array(object) groups = _Server->get_module(“groups”)->get_groups();

Code to join a group:

int result = group->add_member(me);

Code to leave a group:


group code 1group code 2

Soon all my command were ready. I tested these and everything seemed to be working fine. I pushed my changes and created a new pull request. It was after this that Martin asked me to change the interface. He introduced me to MUDs, Multi User Dungeon. MUDs are type of text based games. The interface for sTeam is based on the these games and these are also an inspiration for the entire project. Just like MUDs create a virtual space we at sTeam create a virtual office space. This helped me to understand not only the interface but also the project. I will be talking more about this in my next blog. Anyways the standard interface is

<action> <object> <additional attributes>

I changed the interface and now the syntax for the commands are

Create a group: create group <group_name>

 [email protected]:~/Documents/sTeam/tools$ ./steam-shell.pike
 Connecting to sTeam server...
 Password for [email protected] [steam]: *****
 Pike v7.8 release 866 running Hilfe v3.5 (Incremental Pike Frontend)
 /home/root> create group group_test
 How would you describe it?^Jtest group
 Subgroup of?^J

List groups: list groups

 [email protected]:~/Documents/sTeam/tools$ ./steam-shell.pike
 Connecting to sTeam server...
 Password for [email protected] [steam]: *****
 Pike v7.8 release 866 running Hilfe v3.5 (Incremental Pike Frontend)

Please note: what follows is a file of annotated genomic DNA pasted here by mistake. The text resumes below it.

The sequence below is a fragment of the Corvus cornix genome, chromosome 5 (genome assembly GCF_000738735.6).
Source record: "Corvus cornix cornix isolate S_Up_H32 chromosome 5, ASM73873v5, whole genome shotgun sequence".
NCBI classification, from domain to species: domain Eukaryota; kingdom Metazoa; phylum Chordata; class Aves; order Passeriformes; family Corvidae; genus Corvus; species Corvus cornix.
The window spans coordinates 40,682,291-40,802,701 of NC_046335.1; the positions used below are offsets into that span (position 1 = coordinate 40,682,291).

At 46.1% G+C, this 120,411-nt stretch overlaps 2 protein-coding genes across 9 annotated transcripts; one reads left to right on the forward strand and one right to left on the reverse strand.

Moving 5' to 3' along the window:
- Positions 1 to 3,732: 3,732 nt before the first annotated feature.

/home/root> list groups

Here is a list of all groups
abcd Admin coder Everyone Groups group_test
help justnow PrivGroups sTeam testg testg;
testGroup testing test_group WikiGroups


Join a group: join group <group_name>

 [email protected]:~/Documents/sTeam/tools$ ./steam-shell.pike
 Connecting to sTeam server...
 Password for [email protected] [steam]: *****
 Pike v7.8 release 866 running Hilfe v3.5 (Incremental Pike Frontend)
 /home/root> join group group_test
 Joined group group_test

Leave a group: leave group <group_name>

 [email protected]:~/Documents/sTeam/tools$ ./steam-shell.pike
 Connecting to sTeam server...
 Password for [email protected] [steam]: *****
 Pike v7.8 release 866 running Hilfe v3.5 (Incremental Pike Frontend)
 /home/root> leave group group_test


Writing vim scripts to open files in the steam structure

My objective was to write a script that will allow the user to open new files from inside the vim interface. There is a vim command available for normal files. However here I am not talking about normal files, these are files inside the steam structures, that is , inside rooms and containers. The commands that were doing this currently were edit.pike and the edit command from the steam-shell.

Issue opened:

As I started working on it one of the issue I faced was that I could not use the code in edit.pike or the edit command in steam-shell because for that I would have had to start a new process and the vim window would have come up as an another new process. Due to these process using the same terminal window there would be an overlap and vim will not be able to function, this was one of the problems with the original implementation of the edit command, which I had solved in the first week of GsoC.

Issue with edit command:

My colleague Ajinkya Wavare had finished his task wherein we could execute pike code from a vim terminal. For this he had modified steam-shell and was passing the pike code as an argument to the call of steam-shell. One advantage of executing pike code this way is that all the steam objects and variables are available to use with the pike code. Basically it is like executing code on debug.pike. I based my solution to the problem on this newly added feature. I was able to pass in pike code to steam-shell, this would start a new process, execute the code and return me the output.